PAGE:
Contributor Jim Yu encourages marketers to avoid getting bogged down in learning AI technology, but suggests they instead focus on what can be done with it.
The Artificial Intelligence (AI) wave is rolling across the industry and, for CMOs who intend to stay two steps ahead of their competition, now is the time to get started with this new capability.
As the focus of the Chief Marketing Officer shifts toward customer-centric, data-driven and performance-led campaign initiatives, the perception is that AI is yet another technology area that must be grappled with and understood.
The reality, however, is that AI will not add complexity but instead should make it easier for the CMO to access insights and automation that influence sales, boost operational efficiency and increase customer lifetime value.
The CMO: Challenge and change
The role of the CMO has changed, and it is only the bold and brave who have the traits that will lead their organizations into the next wave of a marketing revolution led by AI.
To be successful, it is essential to mine data, uncover insights and apply the learnings in the most efficient and effective manner possible. Add to this the rapidly changing, challenging and fragmented customer journey and you can see why the job of the CMO is a lot more challenging than in years gone by.
AI solutions: Automation and insights
Maintaining and growing market share has always been at the top of the CMO’s agenda and understanding the customer the prerequisite to success. AI, machine learning and deep learning applications are here to help CMOs achieve just that, and marketers who are adopting technologies early in their digital marketing maturity models are stealing a big lead on their competition.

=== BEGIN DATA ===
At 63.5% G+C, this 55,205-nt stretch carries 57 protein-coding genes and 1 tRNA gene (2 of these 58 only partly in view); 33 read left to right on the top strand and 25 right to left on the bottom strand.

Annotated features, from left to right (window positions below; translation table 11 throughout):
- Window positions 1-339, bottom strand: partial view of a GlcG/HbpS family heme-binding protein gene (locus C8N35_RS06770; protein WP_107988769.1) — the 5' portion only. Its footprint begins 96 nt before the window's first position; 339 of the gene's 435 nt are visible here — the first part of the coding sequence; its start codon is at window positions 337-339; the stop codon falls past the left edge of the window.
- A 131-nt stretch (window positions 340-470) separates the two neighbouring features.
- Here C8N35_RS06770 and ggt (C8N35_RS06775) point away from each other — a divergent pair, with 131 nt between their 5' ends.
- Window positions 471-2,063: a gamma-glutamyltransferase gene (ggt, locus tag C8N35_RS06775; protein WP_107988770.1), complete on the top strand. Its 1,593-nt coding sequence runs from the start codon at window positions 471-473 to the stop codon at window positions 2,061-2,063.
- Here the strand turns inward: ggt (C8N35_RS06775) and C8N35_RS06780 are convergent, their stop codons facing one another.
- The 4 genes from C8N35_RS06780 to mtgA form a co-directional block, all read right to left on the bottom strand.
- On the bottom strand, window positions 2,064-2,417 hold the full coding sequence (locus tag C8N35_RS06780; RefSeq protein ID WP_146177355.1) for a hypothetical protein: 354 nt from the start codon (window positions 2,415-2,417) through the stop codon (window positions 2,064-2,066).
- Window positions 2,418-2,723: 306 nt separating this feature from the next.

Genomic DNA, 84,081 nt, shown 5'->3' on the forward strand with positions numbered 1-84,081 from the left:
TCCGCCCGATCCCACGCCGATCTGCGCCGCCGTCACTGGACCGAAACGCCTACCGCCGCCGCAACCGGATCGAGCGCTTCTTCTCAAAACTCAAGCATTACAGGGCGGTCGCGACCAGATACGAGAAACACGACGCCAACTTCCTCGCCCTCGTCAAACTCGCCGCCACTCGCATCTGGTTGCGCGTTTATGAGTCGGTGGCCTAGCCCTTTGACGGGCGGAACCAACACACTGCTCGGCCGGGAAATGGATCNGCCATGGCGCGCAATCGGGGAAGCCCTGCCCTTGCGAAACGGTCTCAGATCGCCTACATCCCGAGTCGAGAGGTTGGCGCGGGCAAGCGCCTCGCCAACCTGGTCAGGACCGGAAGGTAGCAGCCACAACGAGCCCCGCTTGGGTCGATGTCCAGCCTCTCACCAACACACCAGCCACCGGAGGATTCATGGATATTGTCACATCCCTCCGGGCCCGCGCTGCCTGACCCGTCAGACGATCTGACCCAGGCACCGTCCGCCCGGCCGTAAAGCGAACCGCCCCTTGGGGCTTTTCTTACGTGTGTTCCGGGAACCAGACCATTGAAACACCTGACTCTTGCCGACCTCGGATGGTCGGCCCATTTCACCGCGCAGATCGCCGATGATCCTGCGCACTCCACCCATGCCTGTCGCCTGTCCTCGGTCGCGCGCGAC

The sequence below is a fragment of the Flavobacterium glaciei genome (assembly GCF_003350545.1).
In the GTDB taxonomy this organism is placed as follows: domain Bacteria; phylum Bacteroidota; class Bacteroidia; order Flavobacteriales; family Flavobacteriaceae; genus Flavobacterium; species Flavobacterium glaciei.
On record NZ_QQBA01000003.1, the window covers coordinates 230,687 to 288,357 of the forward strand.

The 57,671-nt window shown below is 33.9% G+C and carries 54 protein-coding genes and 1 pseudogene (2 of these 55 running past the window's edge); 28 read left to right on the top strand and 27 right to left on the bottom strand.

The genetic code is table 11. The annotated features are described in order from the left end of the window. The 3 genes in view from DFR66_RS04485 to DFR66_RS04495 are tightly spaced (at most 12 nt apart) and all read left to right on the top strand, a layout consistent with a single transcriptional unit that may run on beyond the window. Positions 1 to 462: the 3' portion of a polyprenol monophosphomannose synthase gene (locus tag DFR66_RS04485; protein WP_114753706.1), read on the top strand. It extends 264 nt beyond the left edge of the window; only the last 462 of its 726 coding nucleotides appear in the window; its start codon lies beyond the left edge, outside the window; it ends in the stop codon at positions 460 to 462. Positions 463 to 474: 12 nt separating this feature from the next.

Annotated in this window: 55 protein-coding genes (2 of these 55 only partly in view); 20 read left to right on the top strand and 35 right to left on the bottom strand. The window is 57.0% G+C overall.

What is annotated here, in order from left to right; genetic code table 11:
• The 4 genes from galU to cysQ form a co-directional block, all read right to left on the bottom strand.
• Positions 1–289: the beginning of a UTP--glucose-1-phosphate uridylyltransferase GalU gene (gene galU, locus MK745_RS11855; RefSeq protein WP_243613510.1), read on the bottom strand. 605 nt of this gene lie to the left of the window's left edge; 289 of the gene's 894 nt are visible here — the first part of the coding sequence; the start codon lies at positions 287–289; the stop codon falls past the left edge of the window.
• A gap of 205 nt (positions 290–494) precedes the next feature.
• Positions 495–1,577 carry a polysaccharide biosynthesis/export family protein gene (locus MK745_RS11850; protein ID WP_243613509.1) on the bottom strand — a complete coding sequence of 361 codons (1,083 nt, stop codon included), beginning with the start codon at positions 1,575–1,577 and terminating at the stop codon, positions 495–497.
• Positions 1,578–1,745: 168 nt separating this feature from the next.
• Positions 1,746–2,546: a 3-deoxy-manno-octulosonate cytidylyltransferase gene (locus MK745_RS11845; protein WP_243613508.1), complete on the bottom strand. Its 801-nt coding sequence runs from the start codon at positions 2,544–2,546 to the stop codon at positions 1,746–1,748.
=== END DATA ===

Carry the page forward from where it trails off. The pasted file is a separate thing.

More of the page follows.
This is especially true in retail, where AI is being used to personalize the customer experience, and in financial services for personalized financial planning, process automation and fraud detection.
Across digital marketing, AI is providing intelligent insights to enhance targeted communications, build customer advocacy and connect the dots between online and off-line communications. Amazon and Netflix are leading the way, using AI for more intelligent product recommendations.
AI can also be used to:
- Provide insights to help with a single customer view based on a centralized customer repository and personalization framework.
- Determine which step in the customer journey has the biggest impact for marketing communications.
- Automate targeting, content production and personalized messaging.
- Automate workflows and remove silos to free up teams to focus on the most productive strategies and cross-functional collaboration.
- Provide innovative and scalable ways to better serve customers across all micro-moments of the customer journey to ensure seamless customer experiences.
- Manage budgets with automatic recommendations on the most profitable areas of marketing.
- Monitor performance and make better marketing decisions.